Riverwalk, Bridge Enhancements get Rochester Council’s OK

Improvements designed to draw pedestrians onto North Main Street from the Riverwalk along Paint Creek were approved by Rochester City Council Monday.

But due to much-higher-than-expected bids, the final project is a scaled-back version of what the Downtown Development Authority had hoped to do. Still, supporters expect it to spur foot traffic and, eventually, new economic development north of University Drive.

On a 6-1 vote (Councilwoman Kim Russell dissented), council approved an amendment to the DDA budget to cover the $698,240 construction cost. That’s within the original amount budgeted last year and far less than the $2.4 million bid generated by a more ambitious design that has since been scrapped.

Because the Main Street bridge over Paint Creek is owned by the state of Michigan, most of the improvements will be off-street. The final project includes planters on the bridge, a decorative covering on the side facing, improved stairs down to the Riverwalk, a waterfall and seating.

“We are within our budget,” said DDA board member Pierre Atallah. “”We’ve been talking about capital investments for a long time, and I think this is a wonderful capital investment for the city of Rochester.”

In addition to the high bids, the project recently became controversial because the city’s engineering consultant, HRC, submitted bills totaling $470,000 for design work. 

“We knew that we were incurring design costs, but we didn’t know it was going to reach that level,” Atallah said. City Manager Jaymes Vettraino said not all of the money has been paid, and the DDA board has asked its attorney to discuss the bill with HRC.

In order to be completed this year, the project had to be approved Monday. Main Street is scheduled for reconstruction next year and the bridge project could not be undertaken in the same year.

DDA Chairman Mike Clayman said the DDA board voted unanimously to move forward with the project.

“Number one, it enhances our pedestrian culture we have here in the city,” he said. “Number two, we meet our goal of widening our focus on simply the very core area of downtown. … That’s something the entire DDA board has spoken of for some time. …

“It is, in our consideration, the right thing to do at this point in time. We believe it’s an investment in our city and we believe it’s a good investment.”

Clayman acknowledged that the project “takes a chunk out of the fund balance.” But he said the DDA has decided to spend a larger portion of its budget–60 percent–on capital projects. The balance will be used for operations.

Russell said she hadn’t had enough time to study the project.

“I do agree with spending that 60 percent,” she said. “But you a have to understand for council, we haven’t had this debate. … I would have liked to see how are we making our community more safe, how is it opening up for business and development. … Did they look at any other projects?”

Councilman David Zemens said he was disappointed in the final design, as well as the cost. He said the city was originally promised a $400,000 bridge project that would be “Paris-like, Prague-like; beautiful bridges like you see in some European countries today. …

“Now I see less than a spectacular project,” he said. “What I don’t get is how we’ve spent $470,000 studying it.”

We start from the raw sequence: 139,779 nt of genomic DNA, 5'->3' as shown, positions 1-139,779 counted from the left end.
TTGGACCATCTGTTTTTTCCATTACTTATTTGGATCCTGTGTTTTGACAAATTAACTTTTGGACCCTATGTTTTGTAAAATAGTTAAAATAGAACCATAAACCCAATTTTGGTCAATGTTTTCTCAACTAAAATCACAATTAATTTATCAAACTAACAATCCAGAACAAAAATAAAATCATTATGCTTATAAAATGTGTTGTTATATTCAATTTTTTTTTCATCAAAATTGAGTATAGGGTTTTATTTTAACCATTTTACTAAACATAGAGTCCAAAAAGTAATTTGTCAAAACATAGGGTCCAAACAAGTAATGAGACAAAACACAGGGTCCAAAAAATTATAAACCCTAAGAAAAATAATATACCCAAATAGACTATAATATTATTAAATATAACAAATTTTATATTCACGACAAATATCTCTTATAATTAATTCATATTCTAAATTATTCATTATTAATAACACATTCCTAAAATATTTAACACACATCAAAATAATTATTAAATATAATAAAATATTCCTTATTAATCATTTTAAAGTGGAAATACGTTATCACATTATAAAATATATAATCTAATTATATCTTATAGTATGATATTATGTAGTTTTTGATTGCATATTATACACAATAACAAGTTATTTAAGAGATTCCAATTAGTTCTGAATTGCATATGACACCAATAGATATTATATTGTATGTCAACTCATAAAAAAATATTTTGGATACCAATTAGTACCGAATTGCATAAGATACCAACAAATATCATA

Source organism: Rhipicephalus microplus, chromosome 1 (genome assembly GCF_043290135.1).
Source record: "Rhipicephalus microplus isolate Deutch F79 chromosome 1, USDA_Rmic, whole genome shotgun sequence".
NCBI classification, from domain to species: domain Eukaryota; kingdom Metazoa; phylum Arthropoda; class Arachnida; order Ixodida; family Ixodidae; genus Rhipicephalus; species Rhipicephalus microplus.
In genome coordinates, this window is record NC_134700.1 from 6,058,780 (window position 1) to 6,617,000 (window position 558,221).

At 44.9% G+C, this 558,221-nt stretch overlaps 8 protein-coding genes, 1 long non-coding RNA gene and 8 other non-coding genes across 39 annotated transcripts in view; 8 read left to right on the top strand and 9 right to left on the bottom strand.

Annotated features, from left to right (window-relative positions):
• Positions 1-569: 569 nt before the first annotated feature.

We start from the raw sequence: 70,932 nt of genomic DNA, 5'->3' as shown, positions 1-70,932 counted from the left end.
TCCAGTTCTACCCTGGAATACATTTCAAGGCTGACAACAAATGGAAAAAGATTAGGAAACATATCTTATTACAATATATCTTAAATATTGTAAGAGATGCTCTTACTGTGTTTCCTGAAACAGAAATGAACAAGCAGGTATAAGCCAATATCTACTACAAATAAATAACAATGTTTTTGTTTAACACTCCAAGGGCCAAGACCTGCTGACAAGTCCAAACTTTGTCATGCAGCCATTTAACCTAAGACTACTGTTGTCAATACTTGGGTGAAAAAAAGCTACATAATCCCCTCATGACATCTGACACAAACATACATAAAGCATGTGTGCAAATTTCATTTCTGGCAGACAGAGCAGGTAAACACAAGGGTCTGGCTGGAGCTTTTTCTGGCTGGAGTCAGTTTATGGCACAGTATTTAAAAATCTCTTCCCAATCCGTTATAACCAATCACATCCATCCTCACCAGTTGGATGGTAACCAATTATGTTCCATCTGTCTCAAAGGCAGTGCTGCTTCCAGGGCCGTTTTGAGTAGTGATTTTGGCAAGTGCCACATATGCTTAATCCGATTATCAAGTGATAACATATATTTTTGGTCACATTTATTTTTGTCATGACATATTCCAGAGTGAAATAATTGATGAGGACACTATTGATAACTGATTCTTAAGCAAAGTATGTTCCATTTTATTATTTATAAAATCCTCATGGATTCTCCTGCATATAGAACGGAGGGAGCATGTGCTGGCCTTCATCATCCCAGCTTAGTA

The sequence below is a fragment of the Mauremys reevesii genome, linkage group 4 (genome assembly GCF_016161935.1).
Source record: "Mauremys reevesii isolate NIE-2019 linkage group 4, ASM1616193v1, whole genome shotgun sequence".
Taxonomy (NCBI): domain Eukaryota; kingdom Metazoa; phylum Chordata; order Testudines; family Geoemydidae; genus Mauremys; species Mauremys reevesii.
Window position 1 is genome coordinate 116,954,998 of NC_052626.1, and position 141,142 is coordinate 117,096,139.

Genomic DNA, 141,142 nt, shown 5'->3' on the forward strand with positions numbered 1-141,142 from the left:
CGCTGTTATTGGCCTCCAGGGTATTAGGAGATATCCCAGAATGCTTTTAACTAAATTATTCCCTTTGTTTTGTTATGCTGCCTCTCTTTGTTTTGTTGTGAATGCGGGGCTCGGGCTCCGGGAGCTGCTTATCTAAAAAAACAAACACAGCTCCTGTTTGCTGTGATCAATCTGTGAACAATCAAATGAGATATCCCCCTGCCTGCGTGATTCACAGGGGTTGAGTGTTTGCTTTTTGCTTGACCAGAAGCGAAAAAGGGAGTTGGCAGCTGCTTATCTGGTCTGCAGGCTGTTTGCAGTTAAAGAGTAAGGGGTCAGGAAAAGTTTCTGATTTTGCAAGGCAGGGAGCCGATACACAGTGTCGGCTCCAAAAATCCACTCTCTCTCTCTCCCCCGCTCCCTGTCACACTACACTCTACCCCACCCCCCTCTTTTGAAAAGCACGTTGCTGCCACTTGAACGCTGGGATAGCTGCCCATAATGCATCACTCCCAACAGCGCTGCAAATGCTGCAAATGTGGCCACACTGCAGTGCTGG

Great American Bake Sale coming Aug. 6

Whoopie Pies. Cupcakes, Cookies. They’re all coming to the Great American Bake Sale Saturday, Aug. 6.

“You name it we’ve got it,” said Rochester Downtown Development Director Kristie Trevarrow. “If you don’t bake, we’re also looking for people to come to the bake sale and purchase.”

Trevarrow said 200 dozen sweet treats have been pledged by volunteer bakers for Rochester’s first foray into Share Our Strength’s No Kid Hungry Campaign to end childhood hunger in America by 2015. She said money raised will make its way back to the community through grants for school lunches.

The sale will be held next to the farmers market at Third and Water streets in downtown Rochester. Hours are 8 a.m. to 1 p.m.

DIA offers free day for Rochester residents

On August 14, residents of the city of Rochester can visit the Detroit Institute of Arts for free, thanks to the city’s participation in the DIA’s Inside Out program.

DIA Director Graham Beal showed up at the Rochester city Council meeting Monday to thank the city for its participation. Now in its second year, the program will place 80 high-quality reproductions of pieces from the DIA’s collection in more than 40 municipalities in 2011-12. Seven pieces are currently on display in Rochester, one each at Rotary Park, the Royal Park Hotel, the Western Knitting Mill, Lytle Pharmacy, Rojo Mexican Bistro, Talulah Belle Boutique and the farmers market. Visit dia.org for a map of all the locations.

“It’s not widely known that the DIA has one of greatest collections in this country,” Beal said.  He saw a similar project in London, but at the time the cost of the reproductions was prohibitive.

“The technology was far too expensive, and that changed last year,” he said. DTE sponsored the program this year.

Rochester residents with state identification can bring three guests to get in free on Sunday, Aug. 14. Hours are 10 a.m.-5 p.m. Special events that day include a performance by La Compagnie, which performs music of French and British Canada and the Appalachian and bayou regions of the US.

Also scheduled are It’s a Zoo in Here, a drop-in art workshop, and Drawing in the Galleries for Adults and Youth. Both are noon–4 p.m.



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